A key role of IT operations is to keep a complex portfolio of applications running and performing. "Traditional monitoring dashboards generate lots of pretty charts and graphs but don't really tell IT operations professionals a whole lot," says Forrester Principal Analyst Glenn O'Donnell. Big data analytics will change that because sophisticated algorithms can "look for the little tremors that tell us something big is about to happen."
High Availability And Performance Are Top Goals For IT Ops
Asked what 5 nines (99.999%) of availability means, Glenn replies immediately, "5 nines of availability is 26 seconds of downtime per month." He adds "If you want to capture just one 26 second event, you have to be polling every 13 seconds." Glenn knows his stuff. Listen to find out from Glenn how big data has a big place in the future of IT operations.
More and more data is stored online by both consumers and businesses. The convenience of using services such as Dropbox, Box, Google Drive, Microsoft Live Skydrive, and SugarSync is indisputable. But, is it safe? All of the services certainly require a user password to access folders, and some of the services even encrypt the stored files. Dropbox reassures customers, "Other Dropbox users can't see your private files in Dropbox unless you deliberately invite them or put them in your Public folder."
The security measures employed by these file-synching and sharing services are all well and good, but they can be instantly, innocently neutered by a distracted programmer. Goodbye privacy. All your personal files, customer lists, business plans, and top-secret product designs become available for all the world to see. How can this happen even though these services are sophisticated authetication and encryption technologies? The answer: a careless bug introduced in the code.
Below is some Java code I wrote for a fictitious file-sharing service called CloudCabinet to demonstrate how this can happen. Imagine a distracted programmer texting her girlfriend on her iPhone while cutting and pasting Java code. Even non-Java programmers should be able to find the error in the code below.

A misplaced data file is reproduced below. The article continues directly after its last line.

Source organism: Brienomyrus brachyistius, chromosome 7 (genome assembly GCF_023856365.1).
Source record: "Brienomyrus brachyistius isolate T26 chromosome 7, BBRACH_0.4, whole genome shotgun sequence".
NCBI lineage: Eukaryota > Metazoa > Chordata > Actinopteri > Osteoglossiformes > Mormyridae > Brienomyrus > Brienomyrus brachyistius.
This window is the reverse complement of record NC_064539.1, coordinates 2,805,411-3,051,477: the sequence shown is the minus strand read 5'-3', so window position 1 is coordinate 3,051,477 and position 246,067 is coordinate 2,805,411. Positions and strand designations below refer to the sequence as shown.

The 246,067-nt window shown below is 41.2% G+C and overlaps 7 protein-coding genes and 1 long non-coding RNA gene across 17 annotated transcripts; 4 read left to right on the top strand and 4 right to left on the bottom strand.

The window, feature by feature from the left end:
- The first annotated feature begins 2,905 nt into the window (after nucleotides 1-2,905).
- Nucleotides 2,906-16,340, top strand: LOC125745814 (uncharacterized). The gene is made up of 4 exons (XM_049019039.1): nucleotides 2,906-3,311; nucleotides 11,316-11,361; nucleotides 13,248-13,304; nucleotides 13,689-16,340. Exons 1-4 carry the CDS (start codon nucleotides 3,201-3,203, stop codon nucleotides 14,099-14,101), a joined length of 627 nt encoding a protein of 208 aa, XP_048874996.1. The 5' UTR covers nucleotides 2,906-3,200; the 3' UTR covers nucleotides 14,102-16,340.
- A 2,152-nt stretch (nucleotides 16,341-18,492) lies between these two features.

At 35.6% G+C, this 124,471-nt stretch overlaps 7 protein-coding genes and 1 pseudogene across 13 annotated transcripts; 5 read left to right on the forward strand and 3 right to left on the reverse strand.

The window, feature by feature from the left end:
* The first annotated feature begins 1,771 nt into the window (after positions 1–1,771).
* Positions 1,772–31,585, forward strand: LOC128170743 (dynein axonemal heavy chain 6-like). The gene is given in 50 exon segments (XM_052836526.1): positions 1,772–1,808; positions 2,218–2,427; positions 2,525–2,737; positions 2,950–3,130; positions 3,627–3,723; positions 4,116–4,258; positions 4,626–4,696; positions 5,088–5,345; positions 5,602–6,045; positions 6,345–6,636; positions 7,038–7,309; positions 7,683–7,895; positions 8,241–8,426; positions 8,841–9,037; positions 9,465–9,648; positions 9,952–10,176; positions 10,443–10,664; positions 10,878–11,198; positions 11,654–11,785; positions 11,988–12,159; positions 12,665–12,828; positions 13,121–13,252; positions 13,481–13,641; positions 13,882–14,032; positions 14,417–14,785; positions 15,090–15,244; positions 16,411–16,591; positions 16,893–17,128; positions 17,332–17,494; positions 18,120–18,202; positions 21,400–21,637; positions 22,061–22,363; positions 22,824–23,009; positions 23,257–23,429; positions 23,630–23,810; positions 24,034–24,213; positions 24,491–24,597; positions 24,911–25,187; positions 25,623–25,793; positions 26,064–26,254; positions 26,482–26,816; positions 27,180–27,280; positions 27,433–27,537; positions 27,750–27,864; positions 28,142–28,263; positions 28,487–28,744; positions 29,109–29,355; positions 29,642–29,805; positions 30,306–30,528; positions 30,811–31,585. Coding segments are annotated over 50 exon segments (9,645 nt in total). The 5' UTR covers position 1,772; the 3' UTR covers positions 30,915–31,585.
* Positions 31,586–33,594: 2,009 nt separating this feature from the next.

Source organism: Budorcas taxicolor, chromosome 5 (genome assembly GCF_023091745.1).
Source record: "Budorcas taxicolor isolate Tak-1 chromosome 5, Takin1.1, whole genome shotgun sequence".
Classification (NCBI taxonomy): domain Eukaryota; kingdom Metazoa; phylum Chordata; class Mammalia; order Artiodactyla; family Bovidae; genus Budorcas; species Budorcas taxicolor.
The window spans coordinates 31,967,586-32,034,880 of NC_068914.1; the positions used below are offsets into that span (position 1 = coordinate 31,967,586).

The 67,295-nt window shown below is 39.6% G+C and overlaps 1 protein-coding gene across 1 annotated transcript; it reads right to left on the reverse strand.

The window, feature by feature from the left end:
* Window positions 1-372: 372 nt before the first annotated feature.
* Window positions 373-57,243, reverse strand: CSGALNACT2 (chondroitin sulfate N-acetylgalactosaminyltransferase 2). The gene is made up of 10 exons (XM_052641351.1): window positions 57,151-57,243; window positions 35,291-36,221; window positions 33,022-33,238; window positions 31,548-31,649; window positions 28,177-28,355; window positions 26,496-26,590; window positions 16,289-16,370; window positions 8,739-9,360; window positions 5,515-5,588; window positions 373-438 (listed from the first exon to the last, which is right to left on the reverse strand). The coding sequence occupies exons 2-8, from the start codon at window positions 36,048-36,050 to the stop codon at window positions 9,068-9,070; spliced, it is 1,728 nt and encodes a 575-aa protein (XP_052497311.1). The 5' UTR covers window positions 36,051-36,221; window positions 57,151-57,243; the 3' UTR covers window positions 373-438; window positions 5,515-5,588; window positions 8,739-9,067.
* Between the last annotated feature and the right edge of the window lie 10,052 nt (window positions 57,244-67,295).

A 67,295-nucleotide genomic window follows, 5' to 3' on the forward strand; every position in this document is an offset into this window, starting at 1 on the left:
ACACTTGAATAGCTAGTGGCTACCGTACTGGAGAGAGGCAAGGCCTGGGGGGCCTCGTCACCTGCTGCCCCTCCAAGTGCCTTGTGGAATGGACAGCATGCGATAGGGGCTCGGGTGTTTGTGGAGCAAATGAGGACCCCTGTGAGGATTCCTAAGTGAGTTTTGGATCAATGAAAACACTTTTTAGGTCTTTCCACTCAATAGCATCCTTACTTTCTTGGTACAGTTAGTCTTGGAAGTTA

Forrester Senior Analyst TJ Keitt does not think small. "The free exchange of ideas changes the world," he starts when asked to define social business. He adds, "It can also change companies." Social business is about tightly woven networks of employees interacting with loosely woven networks of partners, suppliers, and, of course, customers. The goal is for firms to become more nimble, acquire more knowledge, and share it faster. This is not about Facebook. Social business platforms such as Jive, Salesforce Chatter, TIBCO Tibbr, Microsoft SharePoint, and others are designed specifically for the social business.
In his new report The Social CIO, TJ warns that haphazard social business strategies are doomed to fail. CIOs must design and implement a social business technology that will facilitate the frictionless exchange of knowledge and ideas rather than create social technology stovepipes.
In this episode of Forrester TechnoPolitics, TJ makes a passionate and decisive case why CIOs should make social business technology a priority.
Surprise! Modern application development is not primarily about new programming languages or agile. It’s all about lower barriers to tools and technologies, talent collaboration, mobile first, and . . . energy drinks. Forrester Senior Analyst Michael Facemire returns to TechnoPolitics to discuss the hallmarks of modern application development that software entrepreneurs embrace and venture capitalists love. Topics discussed include cloud computing, polyglot programming, APIs, developer talent, coding tools, and yes, energy drinks.
Modern Application Development With Michael Facemire
Every year the Center For Digital Strategies at Tuck chooses a technology topic to "provide MBA candidates and the Tuck and Darthmouth communities with insights into how changes in technology affect individuals, impact enterprises and reshape industries." This academic year the topic is "Big Data: The Information Explosion That Will Reshape Our World". I had the honor and privilege to kick off the series about big data at the Tuck School of Business at Dartmouth. I am thrilled that our future business leaders are considering how big data can help companies, communities, and government make smarter decisions and provide better customer experiences. The combination of big data and predictive analytics is already changing the world. Below is the edited video of my talk on big data predictive analytics at Tuck in Hanover, NH.